Court revelations shed light on Google’s bid to keep Fortnite on the Play Store amidst concerns of a potential “contagion” effect and accusations of an unlawful monopoly.
In a court proceeding related to the ongoing antitrust lawsuit between Google and Epic Games, it has been confirmed that Google proposed a $147 million deal to bring Fortnite onto the Android Google Play Store. Purnima Kochikar, Google’s VP of Play partnerships, disclosed that the deal, approved and presented to Epic, aimed to prevent a potential “contagion” effect of popular apps bypassing the official Android store and avoiding Google’s in-app purchase fees.
The proposed deal involved a three-year period of “incremental funding,” lasting until 2021, intended to support Epic Games. However, Epic chose to launch Fortnite on Android in 2018 directly through its website, sidestepping the Play Store and avoiding in-app purchase commissions. In 2020, citing issues like “scary, repetitive security pop-ups,” Epic opted to list Fortnite on the Play Store.
A new court session is about to begin in this month's Fortnite antitrust trial — follow our live updates at the link. We expect CEO Sundar Pichai to argue Google's app store rules are a sign of a competitive business, not a monopoly.https://t.co/sT06SXr6Vp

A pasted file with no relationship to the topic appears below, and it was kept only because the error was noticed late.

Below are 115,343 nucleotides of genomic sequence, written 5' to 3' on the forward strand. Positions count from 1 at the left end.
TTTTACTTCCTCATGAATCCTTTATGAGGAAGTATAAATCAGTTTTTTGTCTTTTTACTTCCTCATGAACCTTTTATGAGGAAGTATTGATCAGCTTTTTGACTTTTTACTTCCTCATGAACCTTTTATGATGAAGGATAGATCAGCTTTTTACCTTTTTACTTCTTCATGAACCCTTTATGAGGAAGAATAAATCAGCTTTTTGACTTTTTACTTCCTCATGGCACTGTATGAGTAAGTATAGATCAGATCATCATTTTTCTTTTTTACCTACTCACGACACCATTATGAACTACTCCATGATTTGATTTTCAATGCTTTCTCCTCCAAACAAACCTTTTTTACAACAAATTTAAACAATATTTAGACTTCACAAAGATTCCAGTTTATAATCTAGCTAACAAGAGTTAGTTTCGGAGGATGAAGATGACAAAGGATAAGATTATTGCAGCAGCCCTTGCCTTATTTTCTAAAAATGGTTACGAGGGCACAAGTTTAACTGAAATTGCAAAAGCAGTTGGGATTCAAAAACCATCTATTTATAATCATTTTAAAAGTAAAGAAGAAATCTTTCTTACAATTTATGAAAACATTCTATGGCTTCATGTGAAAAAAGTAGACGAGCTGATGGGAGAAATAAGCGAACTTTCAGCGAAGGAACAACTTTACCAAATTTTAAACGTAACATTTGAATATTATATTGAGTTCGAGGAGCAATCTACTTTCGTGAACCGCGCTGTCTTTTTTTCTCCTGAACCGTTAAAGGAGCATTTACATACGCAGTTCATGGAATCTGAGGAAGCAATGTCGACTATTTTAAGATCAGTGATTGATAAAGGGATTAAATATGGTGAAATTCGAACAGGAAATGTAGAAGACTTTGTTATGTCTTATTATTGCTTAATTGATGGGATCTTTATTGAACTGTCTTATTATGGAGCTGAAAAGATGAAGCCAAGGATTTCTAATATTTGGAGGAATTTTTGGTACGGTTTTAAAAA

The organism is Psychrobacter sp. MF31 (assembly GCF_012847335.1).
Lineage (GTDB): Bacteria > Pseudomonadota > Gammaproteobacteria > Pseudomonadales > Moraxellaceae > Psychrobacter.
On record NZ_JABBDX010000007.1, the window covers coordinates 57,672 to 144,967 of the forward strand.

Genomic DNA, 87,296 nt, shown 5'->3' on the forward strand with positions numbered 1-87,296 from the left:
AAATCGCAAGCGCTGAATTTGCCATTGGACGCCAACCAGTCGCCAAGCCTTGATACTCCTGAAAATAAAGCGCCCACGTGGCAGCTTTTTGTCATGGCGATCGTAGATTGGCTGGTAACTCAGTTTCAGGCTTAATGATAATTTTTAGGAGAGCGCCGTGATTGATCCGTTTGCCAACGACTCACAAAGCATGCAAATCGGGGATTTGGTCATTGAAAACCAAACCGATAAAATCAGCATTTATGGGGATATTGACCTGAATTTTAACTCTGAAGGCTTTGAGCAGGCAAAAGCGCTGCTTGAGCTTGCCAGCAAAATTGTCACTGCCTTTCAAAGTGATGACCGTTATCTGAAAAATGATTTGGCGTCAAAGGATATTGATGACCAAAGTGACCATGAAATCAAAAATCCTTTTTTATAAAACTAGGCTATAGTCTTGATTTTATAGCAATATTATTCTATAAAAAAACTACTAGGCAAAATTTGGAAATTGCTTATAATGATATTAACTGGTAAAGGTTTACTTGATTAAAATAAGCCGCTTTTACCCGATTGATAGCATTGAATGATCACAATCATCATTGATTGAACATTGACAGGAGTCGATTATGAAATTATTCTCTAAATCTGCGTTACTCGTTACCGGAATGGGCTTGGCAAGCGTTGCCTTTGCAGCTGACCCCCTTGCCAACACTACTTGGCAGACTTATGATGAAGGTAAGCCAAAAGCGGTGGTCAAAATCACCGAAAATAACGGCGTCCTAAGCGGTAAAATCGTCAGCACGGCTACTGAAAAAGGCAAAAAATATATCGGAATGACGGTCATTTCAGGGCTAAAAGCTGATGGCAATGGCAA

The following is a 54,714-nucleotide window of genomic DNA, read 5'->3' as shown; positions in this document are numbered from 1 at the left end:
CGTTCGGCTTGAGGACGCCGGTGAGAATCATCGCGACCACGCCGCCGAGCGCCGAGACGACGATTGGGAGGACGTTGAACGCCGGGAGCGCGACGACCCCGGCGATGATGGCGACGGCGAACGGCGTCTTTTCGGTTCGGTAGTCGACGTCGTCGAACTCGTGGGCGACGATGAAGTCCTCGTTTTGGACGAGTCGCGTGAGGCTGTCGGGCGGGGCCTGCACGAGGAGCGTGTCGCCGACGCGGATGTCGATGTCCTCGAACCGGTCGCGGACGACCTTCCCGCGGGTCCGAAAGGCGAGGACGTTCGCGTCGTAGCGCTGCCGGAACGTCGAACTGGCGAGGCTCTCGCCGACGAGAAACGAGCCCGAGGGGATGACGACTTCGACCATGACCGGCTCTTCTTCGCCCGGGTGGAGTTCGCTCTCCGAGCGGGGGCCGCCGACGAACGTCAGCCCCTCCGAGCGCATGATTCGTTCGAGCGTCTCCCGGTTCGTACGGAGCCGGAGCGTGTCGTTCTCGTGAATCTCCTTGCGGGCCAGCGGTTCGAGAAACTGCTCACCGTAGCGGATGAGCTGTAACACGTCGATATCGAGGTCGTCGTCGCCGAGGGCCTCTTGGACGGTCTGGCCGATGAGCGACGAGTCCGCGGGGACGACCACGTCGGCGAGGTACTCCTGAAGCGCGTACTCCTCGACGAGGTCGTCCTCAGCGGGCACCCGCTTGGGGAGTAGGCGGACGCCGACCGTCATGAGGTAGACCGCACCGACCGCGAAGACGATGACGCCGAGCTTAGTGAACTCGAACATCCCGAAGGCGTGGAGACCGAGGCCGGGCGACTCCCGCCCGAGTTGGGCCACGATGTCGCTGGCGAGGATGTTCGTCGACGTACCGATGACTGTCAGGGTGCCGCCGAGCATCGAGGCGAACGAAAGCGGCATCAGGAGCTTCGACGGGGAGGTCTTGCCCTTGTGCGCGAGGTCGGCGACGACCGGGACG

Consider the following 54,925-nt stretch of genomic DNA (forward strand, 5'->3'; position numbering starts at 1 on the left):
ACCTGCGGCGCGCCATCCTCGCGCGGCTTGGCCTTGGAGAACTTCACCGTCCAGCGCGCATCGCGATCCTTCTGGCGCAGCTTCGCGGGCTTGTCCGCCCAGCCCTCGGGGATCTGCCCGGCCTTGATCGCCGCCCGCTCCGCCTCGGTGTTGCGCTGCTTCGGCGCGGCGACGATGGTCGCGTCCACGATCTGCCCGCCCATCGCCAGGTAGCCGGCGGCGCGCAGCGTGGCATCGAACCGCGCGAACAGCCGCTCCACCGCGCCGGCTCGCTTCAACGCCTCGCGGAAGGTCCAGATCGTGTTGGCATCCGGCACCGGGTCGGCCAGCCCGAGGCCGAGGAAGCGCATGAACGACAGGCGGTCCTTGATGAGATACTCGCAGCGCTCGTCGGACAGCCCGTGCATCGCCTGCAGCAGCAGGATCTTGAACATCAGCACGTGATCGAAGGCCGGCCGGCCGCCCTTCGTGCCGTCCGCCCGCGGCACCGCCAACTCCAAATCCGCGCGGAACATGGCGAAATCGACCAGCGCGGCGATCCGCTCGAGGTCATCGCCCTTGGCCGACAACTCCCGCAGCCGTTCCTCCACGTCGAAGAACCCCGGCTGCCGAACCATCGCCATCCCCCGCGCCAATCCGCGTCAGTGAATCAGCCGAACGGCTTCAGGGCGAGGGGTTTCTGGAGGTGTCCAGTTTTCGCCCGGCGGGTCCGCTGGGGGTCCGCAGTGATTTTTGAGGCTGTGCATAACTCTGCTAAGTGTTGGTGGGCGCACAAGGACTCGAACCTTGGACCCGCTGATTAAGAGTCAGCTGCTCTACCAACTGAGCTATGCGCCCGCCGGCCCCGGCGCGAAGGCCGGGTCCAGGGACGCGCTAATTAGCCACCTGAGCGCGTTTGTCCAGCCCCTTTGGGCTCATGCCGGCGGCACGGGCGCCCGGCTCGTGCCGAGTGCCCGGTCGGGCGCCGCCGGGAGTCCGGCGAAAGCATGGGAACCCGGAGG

— The Verge (@verge) November 14, 2023
In the ongoing antitrust lawsuit, Epic alleges that Google’s initial concern was prompted by fear of a “contagion risk” if other game developers followed Epic’s lead in bypassing the Play Store. Internal documents presented in court suggested Google considered offering special benefits or even acquiring Epic to prevent such a scenario.
The court revealed documents forecasting Google’s worries about the potential defection of major game developers, including Blizzard, Valve, Sony, and Nintendo, from the Play Store. The loss of these developers could result in a direct revenue loss between $130 and $250 million, with downstream losses projected up to $3.6 billion.
Google asserts its concern was not nefarious but rather aimed at retaining games on the Play Store. Kochikar emphasized, “We just wanted developers to choose Play.” Lawrence Koh, the former head of Google Play’s games business development, testified that the investment in getting games on the platform was deemed worthwhile, particularly to compete with Apple’s iOS.
Epic Games, leveraging these revelations, argues that Google feared competition for Android app distribution and accuses the Play Store of being an unlawful monopoly. While the existence of this deal doesn’t prove Epic’s claims, it provides insight into Google’s perspective on its games business.